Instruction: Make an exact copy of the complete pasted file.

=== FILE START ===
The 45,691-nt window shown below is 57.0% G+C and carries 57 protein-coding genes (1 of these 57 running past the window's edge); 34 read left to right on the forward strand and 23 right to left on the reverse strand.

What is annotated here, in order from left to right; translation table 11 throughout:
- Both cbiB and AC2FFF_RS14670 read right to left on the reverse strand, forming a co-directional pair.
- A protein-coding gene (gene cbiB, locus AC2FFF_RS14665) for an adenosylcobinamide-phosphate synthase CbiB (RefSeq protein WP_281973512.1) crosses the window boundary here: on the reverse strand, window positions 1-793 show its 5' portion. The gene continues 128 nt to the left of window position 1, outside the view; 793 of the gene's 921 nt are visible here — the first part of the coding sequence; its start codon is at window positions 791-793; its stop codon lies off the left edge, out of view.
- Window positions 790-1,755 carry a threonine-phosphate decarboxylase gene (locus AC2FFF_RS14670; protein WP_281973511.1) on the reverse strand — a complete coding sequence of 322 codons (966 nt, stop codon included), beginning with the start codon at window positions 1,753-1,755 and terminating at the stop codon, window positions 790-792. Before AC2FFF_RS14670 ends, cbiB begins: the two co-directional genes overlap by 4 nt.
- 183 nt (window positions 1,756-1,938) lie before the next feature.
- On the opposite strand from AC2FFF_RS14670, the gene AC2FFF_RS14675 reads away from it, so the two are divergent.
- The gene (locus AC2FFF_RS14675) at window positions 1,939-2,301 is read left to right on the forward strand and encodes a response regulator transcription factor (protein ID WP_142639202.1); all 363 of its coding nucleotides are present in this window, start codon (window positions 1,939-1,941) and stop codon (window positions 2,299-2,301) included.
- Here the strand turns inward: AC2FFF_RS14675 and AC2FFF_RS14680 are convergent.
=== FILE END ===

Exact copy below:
The 45,691-nt window shown below is 57.0% G+C and carries 57 protein-coding genes (1 of these 57 running past the window's edge); 34 read left to right on the forward strand and 23 right to left on the reverse strand.

What is annotated here, in order from left to right; translation table 11 throughout:
- Both cbiB and AC2FFF_RS14670 read right to left on the reverse strand, forming a co-directional pair.
- A protein-coding gene (gene cbiB, locus AC2FFF_RS14665) for an adenosylcobinamide-phosphate synthase CbiB (RefSeq protein WP_281973512.1) crosses the window boundary here: on the reverse strand, window positions 1-793 show its 5' portion. The gene continues 128 nt to the left of window position 1, outside the view; 793 of the gene's 921 nt are visible here — the first part of the coding sequence; its start codon is at window positions 791-793; its stop codon lies off the left edge, out of view.
- Window positions 790-1,755 carry a threonine-phosphate decarboxylase gene (locus AC2FFF_RS14670; protein WP_281973511.1) on the reverse strand — a complete coding sequence of 322 codons (966 nt, stop codon included), beginning with the start codon at window positions 1,753-1,755 and terminating at the stop codon, window positions 790-792. Before AC2FFF_RS14670 ends, cbiB begins: the two co-directional genes overlap by 4 nt.
- 183 nt (window positions 1,756-1,938) lie before the next feature.
- On the opposite strand from AC2FFF_RS14670, the gene AC2FFF_RS14675 reads away from it, so the two are divergent.
- The gene (locus AC2FFF_RS14675) at window positions 1,939-2,301 is read left to right on the forward strand and encodes a response regulator transcription factor (protein ID WP_142639202.1); all 363 of its coding nucleotides are present in this window, start codon (window positions 1,939-1,941) and stop codon (window positions 2,299-2,301) included.
- Here the strand turns inward: AC2FFF_RS14675 and AC2FFF_RS14680 are convergent.